There is no doubt in anyone's mind that Jose Reyes can change the complexion of a ball club and perhaps even an entire division, but his greatest strength may be his greatest weakness and the reason why he is unlikely to get a long term contract with whichever team wants him come winter.
Jose Reyes is essentially an average hitter, but his speed makes him an above average player. However, his speed may cost him when the time comes to ink a contract.
Reyes is coming off of a hamstring injury, an injury he has not been a stranger to throughout his career. While he may be supplanting David Wright as the face of the New York Mets franchise, it may be in their best interest to trade him for at least three Major League ready prospects, perhaps even a pitcher included.
Any move concerning Reyes will be difficult, whether it be about trading him, having the ability to re-sign him and even coming to terms on the length of a new deal. His legs are what make him as a shortstop, as a hitter and as an overall athlete.
If he keeps putting up the numbers and figures he has been this season, you would have to imagine that, years aside, he is looking for approximately $15 to $18 million per year. Perhaps a bit more if he can only get a one or two year deal inked.
So what should the Mets do about Jose Reyes?
Lets assume they do not trade him and attempt to re-sign him in the off-season. While he is a fan favorite, it is crucial to remember that this is a business, and it is both unfair and irresponsible to the fans to give any player a deal that is not in the best interest of the organization.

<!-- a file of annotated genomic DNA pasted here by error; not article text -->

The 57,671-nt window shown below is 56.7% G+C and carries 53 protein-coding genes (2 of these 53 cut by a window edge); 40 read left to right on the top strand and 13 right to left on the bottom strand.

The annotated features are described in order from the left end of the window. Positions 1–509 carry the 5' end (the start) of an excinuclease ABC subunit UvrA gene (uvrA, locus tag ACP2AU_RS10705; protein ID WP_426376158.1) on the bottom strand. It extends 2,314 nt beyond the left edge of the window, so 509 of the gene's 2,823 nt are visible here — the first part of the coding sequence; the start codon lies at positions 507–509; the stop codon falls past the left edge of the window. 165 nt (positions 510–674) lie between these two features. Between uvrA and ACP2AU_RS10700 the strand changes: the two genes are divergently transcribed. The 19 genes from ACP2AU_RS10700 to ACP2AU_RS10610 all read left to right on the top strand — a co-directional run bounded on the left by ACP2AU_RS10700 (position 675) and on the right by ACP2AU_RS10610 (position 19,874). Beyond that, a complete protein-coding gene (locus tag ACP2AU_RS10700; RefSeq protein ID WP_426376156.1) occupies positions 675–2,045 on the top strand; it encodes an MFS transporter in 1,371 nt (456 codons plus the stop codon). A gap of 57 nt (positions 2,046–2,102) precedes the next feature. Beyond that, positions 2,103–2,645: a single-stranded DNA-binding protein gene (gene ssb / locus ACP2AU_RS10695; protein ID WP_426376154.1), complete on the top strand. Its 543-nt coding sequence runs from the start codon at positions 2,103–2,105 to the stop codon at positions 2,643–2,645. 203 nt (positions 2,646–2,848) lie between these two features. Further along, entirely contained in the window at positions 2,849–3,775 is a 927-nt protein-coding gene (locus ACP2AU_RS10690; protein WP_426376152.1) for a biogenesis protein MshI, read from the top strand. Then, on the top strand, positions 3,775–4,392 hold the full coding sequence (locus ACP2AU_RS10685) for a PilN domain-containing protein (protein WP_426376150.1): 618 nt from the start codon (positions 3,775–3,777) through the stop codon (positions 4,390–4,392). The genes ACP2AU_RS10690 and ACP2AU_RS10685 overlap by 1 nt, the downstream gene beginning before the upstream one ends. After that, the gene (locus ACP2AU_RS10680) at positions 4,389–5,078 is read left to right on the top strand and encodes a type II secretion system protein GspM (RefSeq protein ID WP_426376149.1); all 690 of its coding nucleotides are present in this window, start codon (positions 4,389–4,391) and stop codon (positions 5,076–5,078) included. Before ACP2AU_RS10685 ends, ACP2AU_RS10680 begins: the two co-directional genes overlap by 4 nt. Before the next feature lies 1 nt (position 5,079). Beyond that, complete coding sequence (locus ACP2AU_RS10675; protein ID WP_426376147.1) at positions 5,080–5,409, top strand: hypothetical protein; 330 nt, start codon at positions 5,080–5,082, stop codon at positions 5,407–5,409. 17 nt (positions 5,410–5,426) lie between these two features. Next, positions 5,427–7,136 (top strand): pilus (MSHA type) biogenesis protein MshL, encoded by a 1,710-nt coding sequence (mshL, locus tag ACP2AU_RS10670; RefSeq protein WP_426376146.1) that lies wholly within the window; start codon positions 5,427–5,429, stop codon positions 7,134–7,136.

To that end, the Mets should go no further than a two or three year deal with a club option for an additional year. The length of this or any similar deal may be enough to keep the yearly salary down so that the Mets still have funds to acquire a couple extra pitchers and bolster their lineup.
However, considering Reyes and his hamstring issues, it is not out of the question to try to sign him to a single year deal for a bit more money and still keep that club option. Although he is only 28 years old, if he is having calf, hamstring and overall leg issues now, it is likely that problems will only compound as years go by.
So would it be prudent to trade him while his stock is still relatively high?
Well, it is no secret that this year's trade market is slim pickings. There are very few A-list trade targets, be it position players or pitching. And to acquire any of those would cost a team multiple quality prospects. This could help or hurt the case for the Mets. They arguably have the best trade piece out there. That being said, they can get, and will want, quite a lot for him, which may keep teams from getting to any serious talks about trading for him.
So what is the benefit to the Mets for trading Reyes?
They are likely to receive multiple players to bolster every part of their team from starting pitching to relievers to position players. Couple that with the money they would save from not re-signing Reyes and allocate it to signing multiple players rather than one All Star, and they may become a competitive club again for the 2013 season, quite possibly the 2012 season.
So what will ultimately be done concerning this matter?
My best educated guess is that the Mets keep Reyes and sign him to a one year extension to keep fans interested and filling the seats. With all the controversy that has surrounded the team lately concerning the front office, the organization and the fans need that uplifting reason to believe in the team and keep their spirits high.